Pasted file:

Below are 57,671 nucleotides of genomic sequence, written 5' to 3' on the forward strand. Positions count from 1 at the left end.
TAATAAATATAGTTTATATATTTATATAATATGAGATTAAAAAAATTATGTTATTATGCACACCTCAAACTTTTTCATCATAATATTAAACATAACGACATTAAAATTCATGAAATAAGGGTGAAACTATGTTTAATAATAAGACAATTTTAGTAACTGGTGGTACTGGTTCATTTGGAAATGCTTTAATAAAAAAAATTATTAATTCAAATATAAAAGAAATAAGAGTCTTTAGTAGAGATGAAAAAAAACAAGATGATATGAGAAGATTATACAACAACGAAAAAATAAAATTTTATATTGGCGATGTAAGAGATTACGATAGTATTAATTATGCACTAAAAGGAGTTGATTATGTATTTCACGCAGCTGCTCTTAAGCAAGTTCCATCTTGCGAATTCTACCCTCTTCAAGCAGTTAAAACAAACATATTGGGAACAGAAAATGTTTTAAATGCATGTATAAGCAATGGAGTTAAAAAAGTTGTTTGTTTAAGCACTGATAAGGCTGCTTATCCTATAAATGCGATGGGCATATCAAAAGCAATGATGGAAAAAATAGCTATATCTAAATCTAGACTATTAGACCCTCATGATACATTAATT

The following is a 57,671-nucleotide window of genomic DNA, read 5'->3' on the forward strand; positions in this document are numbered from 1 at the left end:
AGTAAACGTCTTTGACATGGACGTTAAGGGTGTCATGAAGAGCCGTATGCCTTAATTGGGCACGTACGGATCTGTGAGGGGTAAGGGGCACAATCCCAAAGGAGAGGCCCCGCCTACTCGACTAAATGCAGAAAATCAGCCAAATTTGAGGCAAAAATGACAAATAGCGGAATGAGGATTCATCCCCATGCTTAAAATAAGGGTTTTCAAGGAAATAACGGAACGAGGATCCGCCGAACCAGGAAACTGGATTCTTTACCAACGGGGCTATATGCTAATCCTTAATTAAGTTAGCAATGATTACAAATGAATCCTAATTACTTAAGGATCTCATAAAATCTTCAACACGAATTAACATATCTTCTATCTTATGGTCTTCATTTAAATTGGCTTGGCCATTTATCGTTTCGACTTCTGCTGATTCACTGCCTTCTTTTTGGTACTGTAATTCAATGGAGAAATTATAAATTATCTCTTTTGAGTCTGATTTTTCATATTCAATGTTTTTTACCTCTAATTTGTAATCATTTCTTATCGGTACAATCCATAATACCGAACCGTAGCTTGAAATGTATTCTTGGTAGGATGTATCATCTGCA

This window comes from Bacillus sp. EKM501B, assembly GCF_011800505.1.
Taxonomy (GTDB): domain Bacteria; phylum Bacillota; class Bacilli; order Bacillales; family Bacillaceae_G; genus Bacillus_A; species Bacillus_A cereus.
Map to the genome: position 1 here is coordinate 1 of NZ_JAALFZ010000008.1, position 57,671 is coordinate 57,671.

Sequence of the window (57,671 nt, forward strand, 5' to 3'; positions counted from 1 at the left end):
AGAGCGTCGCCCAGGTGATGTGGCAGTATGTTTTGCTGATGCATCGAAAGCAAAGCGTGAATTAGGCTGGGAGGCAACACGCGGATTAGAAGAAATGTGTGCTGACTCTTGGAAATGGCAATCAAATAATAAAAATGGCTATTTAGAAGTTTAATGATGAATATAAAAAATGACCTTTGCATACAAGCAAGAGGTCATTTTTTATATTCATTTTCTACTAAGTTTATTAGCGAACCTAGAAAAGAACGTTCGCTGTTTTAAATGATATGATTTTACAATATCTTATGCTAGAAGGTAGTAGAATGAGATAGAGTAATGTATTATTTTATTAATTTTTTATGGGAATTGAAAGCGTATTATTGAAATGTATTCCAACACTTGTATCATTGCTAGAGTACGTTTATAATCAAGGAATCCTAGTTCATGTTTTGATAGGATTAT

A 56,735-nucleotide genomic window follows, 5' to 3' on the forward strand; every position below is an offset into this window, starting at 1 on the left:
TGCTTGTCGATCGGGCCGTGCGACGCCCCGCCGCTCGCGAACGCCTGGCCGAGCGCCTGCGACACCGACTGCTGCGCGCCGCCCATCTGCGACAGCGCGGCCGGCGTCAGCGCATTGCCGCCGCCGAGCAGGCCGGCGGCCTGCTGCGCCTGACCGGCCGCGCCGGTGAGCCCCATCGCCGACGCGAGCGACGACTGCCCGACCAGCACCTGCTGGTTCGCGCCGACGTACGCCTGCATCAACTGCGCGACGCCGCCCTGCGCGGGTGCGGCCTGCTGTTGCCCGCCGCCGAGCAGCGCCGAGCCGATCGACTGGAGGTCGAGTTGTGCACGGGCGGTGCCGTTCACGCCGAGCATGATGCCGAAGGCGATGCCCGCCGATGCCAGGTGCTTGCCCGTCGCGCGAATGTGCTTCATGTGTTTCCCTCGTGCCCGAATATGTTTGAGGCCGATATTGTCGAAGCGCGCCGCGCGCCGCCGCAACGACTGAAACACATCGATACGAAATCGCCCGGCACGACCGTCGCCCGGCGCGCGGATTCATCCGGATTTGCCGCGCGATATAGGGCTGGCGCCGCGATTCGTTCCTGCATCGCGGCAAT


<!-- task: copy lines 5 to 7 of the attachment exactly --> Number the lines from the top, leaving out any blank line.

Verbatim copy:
This window comes from Bacillus sp. EKM501B, assembly GCF_011800505.1.
Taxonomy (GTDB): domain Bacteria; phylum Bacillota; class Bacilli; order Bacillales; family Bacillaceae_G; genus Bacillus_A; species Bacillus_A cereus.
Map to the genome: position 1 here is coordinate 1 of NZ_JAALFZ010000008.1, position 57,671 is coordinate 57,671.